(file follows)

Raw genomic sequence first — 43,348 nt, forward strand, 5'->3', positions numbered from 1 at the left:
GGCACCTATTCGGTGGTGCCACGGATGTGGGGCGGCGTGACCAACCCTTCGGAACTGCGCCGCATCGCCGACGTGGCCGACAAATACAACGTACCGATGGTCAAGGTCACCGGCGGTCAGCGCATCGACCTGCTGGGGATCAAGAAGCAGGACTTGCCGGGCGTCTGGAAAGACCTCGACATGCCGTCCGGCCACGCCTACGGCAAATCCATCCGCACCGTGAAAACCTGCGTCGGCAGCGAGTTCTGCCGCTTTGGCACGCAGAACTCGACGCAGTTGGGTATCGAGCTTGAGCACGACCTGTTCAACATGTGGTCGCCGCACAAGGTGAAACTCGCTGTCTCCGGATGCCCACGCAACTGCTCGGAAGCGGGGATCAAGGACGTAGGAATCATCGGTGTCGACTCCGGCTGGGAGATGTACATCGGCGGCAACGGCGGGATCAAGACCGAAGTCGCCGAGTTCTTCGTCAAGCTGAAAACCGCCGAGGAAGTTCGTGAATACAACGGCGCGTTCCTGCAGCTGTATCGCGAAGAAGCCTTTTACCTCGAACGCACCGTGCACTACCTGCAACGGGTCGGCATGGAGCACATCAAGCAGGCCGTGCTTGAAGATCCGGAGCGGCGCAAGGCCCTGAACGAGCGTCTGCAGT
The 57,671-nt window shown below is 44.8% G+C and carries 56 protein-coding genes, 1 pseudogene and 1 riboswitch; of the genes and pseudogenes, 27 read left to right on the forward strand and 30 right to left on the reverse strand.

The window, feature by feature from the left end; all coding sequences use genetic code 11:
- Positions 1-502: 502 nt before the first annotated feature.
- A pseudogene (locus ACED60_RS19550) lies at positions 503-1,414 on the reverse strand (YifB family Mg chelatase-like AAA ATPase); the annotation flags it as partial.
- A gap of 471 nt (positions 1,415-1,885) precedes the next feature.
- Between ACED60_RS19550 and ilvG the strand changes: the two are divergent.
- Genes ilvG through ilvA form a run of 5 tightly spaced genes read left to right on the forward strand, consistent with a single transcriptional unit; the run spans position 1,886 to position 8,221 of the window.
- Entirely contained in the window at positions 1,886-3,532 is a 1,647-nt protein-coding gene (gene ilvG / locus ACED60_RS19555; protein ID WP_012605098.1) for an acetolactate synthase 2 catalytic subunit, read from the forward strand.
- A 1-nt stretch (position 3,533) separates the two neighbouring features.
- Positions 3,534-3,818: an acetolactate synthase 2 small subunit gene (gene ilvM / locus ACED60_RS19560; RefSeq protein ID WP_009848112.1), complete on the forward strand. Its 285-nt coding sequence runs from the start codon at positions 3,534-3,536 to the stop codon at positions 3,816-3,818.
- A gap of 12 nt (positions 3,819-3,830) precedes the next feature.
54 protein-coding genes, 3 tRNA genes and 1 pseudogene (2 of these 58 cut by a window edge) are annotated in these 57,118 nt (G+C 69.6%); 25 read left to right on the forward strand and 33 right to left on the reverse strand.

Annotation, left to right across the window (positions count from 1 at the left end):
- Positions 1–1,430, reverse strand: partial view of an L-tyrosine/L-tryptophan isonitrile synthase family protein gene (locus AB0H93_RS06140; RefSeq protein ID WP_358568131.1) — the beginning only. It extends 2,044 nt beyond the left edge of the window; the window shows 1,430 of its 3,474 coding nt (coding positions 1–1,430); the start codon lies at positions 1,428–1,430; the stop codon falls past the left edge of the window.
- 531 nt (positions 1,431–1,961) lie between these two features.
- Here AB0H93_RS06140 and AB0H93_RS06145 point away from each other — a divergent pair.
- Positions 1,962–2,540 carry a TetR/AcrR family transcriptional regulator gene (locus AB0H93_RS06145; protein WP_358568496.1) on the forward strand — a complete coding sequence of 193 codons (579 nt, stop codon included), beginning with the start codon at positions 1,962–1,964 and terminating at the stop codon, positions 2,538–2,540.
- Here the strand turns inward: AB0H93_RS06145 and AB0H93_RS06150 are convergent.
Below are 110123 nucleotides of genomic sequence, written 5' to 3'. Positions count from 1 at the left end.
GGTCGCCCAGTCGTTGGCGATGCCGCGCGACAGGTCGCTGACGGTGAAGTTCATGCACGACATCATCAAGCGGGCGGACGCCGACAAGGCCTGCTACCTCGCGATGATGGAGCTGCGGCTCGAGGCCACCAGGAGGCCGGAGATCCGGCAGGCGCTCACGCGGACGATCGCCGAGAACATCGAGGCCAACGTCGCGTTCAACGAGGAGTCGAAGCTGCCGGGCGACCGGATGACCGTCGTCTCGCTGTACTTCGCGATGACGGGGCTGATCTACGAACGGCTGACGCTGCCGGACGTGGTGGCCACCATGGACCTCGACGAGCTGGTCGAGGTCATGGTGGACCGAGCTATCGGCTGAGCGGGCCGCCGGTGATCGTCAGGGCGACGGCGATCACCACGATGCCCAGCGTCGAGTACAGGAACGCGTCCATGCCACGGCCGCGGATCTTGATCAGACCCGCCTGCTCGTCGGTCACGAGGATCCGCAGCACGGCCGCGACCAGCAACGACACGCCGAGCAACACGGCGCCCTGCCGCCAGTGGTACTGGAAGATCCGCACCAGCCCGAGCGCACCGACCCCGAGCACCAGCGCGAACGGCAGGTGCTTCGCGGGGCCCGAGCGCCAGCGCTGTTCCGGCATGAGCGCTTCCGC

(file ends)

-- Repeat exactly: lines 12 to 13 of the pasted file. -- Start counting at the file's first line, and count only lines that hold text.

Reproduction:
- Positions 3,534-3,818: an acetolactate synthase 2 small subunit gene (gene ilvM / locus ACED60_RS19560; RefSeq protein ID WP_009848112.1), complete on the forward strand. Its 285-nt coding sequence runs from the start codon at positions 3,534-3,536 to the stop codon at positions 3,816-3,818.
- A gap of 12 nt (positions 3,819-3,830) precedes the next feature.